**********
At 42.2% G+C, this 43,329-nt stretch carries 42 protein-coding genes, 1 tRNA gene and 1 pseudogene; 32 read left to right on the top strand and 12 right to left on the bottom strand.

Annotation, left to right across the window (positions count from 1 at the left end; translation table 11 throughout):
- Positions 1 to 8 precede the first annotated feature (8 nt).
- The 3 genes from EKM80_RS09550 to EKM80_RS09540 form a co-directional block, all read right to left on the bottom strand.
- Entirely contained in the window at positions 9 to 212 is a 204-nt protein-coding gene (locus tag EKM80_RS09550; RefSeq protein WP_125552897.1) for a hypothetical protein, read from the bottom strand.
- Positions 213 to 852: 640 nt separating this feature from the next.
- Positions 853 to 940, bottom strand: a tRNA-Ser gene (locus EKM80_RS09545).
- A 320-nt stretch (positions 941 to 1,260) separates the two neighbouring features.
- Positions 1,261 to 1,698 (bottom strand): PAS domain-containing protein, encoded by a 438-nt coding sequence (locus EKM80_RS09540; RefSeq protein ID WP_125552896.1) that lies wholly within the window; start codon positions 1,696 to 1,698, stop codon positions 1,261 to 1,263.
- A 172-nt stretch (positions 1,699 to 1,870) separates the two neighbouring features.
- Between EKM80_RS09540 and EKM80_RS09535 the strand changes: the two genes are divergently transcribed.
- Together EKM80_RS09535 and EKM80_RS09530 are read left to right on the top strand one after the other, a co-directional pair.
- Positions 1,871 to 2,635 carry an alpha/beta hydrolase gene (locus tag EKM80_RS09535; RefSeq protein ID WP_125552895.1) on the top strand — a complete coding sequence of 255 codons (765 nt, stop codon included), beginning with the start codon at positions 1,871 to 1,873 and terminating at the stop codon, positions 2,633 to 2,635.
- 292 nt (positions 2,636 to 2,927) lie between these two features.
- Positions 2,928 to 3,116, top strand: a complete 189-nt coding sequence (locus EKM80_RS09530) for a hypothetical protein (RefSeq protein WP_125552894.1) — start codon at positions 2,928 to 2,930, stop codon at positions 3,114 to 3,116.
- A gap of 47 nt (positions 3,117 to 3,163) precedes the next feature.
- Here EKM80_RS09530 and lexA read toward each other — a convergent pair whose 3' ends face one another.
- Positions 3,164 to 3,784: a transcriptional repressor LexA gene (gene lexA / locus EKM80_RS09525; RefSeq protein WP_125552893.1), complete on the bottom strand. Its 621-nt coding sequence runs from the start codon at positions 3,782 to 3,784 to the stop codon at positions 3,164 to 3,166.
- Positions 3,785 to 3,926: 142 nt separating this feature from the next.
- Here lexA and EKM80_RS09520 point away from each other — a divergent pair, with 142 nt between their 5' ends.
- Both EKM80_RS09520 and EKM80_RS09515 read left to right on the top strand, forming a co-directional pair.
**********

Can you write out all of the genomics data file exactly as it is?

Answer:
At 42.2% G+C, this 43,329-nt stretch carries 42 protein-coding genes, 1 tRNA gene and 1 pseudogene; 32 read left to right on the top strand and 12 right to left on the bottom strand.

Annotation, left to right across the window (positions count from 1 at the left end; translation table 11 throughout):
- Positions 1 to 8 precede the first annotated feature (8 nt).
- The 3 genes from EKM80_RS09550 to EKM80_RS09540 form a co-directional block, all read right to left on the bottom strand.
- Entirely contained in the window at positions 9 to 212 is a 204-nt protein-coding gene (locus tag EKM80_RS09550; RefSeq protein WP_125552897.1) for a hypothetical protein, read from the bottom strand.
- Positions 213 to 852: 640 nt separating this feature from the next.
- Positions 853 to 940, bottom strand: a tRNA-Ser gene (locus EKM80_RS09545).
- A 320-nt stretch (positions 941 to 1,260) separates the two neighbouring features.
- Positions 1,261 to 1,698 (bottom strand): PAS domain-containing protein, encoded by a 438-nt coding sequence (locus EKM80_RS09540; RefSeq protein ID WP_125552896.1) that lies wholly within the window; start codon positions 1,696 to 1,698, stop codon positions 1,261 to 1,263.
- A 172-nt stretch (positions 1,699 to 1,870) separates the two neighbouring features.
- Between EKM80_RS09540 and EKM80_RS09535 the strand changes: the two genes are divergently transcribed.
- Together EKM80_RS09535 and EKM80_RS09530 are read left to right on the top strand one after the other, a co-directional pair.
- Positions 1,871 to 2,635 carry an alpha/beta hydrolase gene (locus tag EKM80_RS09535; RefSeq protein ID WP_125552895.1) on the top strand — a complete coding sequence of 255 codons (765 nt, stop codon included), beginning with the start codon at positions 1,871 to 1,873 and terminating at the stop codon, positions 2,633 to 2,635.
- 292 nt (positions 2,636 to 2,927) lie between these two features.
- Positions 2,928 to 3,116, top strand: a complete 189-nt coding sequence (locus EKM80_RS09530) for a hypothetical protein (RefSeq protein WP_125552894.1) — start codon at positions 2,928 to 2,930, stop codon at positions 3,114 to 3,116.
- A gap of 47 nt (positions 3,117 to 3,163) precedes the next feature.
- Here EKM80_RS09530 and lexA read toward each other — a convergent pair whose 3' ends face one another.
- Positions 3,164 to 3,784: a transcriptional repressor LexA gene (gene lexA / locus EKM80_RS09525; RefSeq protein WP_125552893.1), complete on the bottom strand. Its 621-nt coding sequence runs from the start codon at positions 3,782 to 3,784 to the stop codon at positions 3,164 to 3,166.
- Positions 3,785 to 3,926: 142 nt separating this feature from the next.
- Here lexA and EKM80_RS09520 point away from each other — a divergent pair, with 142 nt between their 5' ends.
- Both EKM80_RS09520 and EKM80_RS09515 read left to right on the top strand, forming a co-directional pair.